[Today is] the birthday of Ken Kesey, born in La Junta, Colorado (1935). He was a champion wrestler in high school and voted most likely to succeed. He married his high school sweetheart and then accepted a fellowship in creative writing at Stanford. He got a job as a night aide at the VA hospital in Menlo Park, which is where he heard about an experiment in search of volunteers. It was part of the CIA‘s Project MK-ULTRA, which was investigating various mind control techniques; they were injecting people with psychoactive drugs like LSD and mescaline, and observing their reactions. Kesey signed up and was paid $75; in addition to the money, the experiment provided him with an idea for a novel. He combined the drug trips with his experience working as a hospital aide and wrote One Flew Over the Cuckoo’s Nest (1962). It’s the story of a struggle between a powerful nurse named Miss Ratched and a con man named Randle Patrick McMurphy, who feigns insanity to get out of a jail sentence, and it’s considered Kesey’s masterpiece.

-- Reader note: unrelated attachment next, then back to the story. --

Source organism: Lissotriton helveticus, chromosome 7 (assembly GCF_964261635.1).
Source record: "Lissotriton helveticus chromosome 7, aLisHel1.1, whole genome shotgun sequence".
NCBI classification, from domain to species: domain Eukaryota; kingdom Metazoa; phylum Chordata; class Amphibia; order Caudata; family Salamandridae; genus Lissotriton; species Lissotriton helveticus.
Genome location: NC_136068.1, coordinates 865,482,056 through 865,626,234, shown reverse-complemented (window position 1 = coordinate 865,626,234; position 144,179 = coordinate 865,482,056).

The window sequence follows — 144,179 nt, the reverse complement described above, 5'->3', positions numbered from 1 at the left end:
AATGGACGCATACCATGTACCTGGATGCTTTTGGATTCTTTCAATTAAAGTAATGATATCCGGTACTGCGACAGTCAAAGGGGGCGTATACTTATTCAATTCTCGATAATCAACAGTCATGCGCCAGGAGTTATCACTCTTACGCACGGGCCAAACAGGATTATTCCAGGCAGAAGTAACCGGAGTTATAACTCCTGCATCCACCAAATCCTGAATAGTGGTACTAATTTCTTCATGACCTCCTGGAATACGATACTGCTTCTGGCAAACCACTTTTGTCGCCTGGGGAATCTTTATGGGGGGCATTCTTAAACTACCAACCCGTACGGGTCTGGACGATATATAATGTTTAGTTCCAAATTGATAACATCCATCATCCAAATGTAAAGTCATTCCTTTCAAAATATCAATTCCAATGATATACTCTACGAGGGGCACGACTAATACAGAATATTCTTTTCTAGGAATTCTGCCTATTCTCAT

from The Writer’s Almanac
One Flew Over the Cuckoo’s Nest scared the living hell out of mom. One of her greatest fears was being institutionalized and losing her mind.
She was also terrified by The Birds, the 1963 Hitchcock film, though she somehow managed to avoid getting pecked to death.
It’s been five weeks since she died.